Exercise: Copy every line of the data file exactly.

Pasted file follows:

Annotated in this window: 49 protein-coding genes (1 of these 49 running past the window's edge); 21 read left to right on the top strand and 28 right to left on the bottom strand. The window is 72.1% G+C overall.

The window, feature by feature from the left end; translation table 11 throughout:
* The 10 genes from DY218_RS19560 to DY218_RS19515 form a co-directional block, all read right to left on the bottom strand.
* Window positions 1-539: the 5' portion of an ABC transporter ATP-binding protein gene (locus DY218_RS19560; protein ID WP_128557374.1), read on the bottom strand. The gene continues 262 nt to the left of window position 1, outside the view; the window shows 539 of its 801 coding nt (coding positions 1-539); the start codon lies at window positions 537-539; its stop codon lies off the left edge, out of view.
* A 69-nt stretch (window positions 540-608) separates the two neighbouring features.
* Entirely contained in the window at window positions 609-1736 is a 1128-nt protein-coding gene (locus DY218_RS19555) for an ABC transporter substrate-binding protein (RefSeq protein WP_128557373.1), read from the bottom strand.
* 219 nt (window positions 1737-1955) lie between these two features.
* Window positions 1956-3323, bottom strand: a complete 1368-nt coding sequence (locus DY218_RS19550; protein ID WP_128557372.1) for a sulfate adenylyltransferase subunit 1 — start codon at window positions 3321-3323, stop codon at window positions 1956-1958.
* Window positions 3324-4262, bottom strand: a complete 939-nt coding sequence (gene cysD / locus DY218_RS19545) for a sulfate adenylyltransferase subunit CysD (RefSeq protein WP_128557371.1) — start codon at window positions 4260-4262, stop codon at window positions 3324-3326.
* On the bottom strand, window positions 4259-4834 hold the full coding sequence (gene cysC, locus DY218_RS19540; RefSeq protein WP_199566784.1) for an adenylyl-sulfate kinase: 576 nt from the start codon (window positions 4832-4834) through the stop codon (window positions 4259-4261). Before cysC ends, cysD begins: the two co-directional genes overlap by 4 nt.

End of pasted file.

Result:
Annotated in this window: 49 protein-coding genes (1 of these 49 running past the window's edge); 21 read left to right on the top strand and 28 right to left on the bottom strand. The window is 72.1% G+C overall.

The window, feature by feature from the left end; translation table 11 throughout:
* The 10 genes from DY218_RS19560 to DY218_RS19515 form a co-directional block, all read right to left on the bottom strand.
* Window positions 1-539: the 5' portion of an ABC transporter ATP-binding protein gene (locus DY218_RS19560; protein ID WP_128557374.1), read on the bottom strand. The gene continues 262 nt to the left of window position 1, outside the view; the window shows 539 of its 801 coding nt (coding positions 1-539); the start codon lies at window positions 537-539; its stop codon lies off the left edge, out of view.
* A 69-nt stretch (window positions 540-608) separates the two neighbouring features.
* Entirely contained in the window at window positions 609-1736 is a 1128-nt protein-coding gene (locus DY218_RS19555) for an ABC transporter substrate-binding protein (RefSeq protein WP_128557373.1), read from the bottom strand.
* 219 nt (window positions 1737-1955) lie between these two features.
* Window positions 1956-3323, bottom strand: a complete 1368-nt coding sequence (locus DY218_RS19550; protein ID WP_128557372.1) for a sulfate adenylyltransferase subunit 1 — start codon at window positions 3321-3323, stop codon at window positions 1956-1958.
* Window positions 3324-4262, bottom strand: a complete 939-nt coding sequence (gene cysD / locus DY218_RS19545) for a sulfate adenylyltransferase subunit CysD (RefSeq protein WP_128557371.1) — start codon at window positions 4260-4262, stop codon at window positions 3324-3326.
* On the bottom strand, window positions 4259-4834 hold the full coding sequence (gene cysC, locus DY218_RS19540; RefSeq protein WP_199566784.1) for an adenylyl-sulfate kinase: 576 nt from the start codon (window positions 4832-4834) through the stop codon (window positions 4259-4261). Before cysC ends, cysD begins: the two co-directional genes overlap by 4 nt.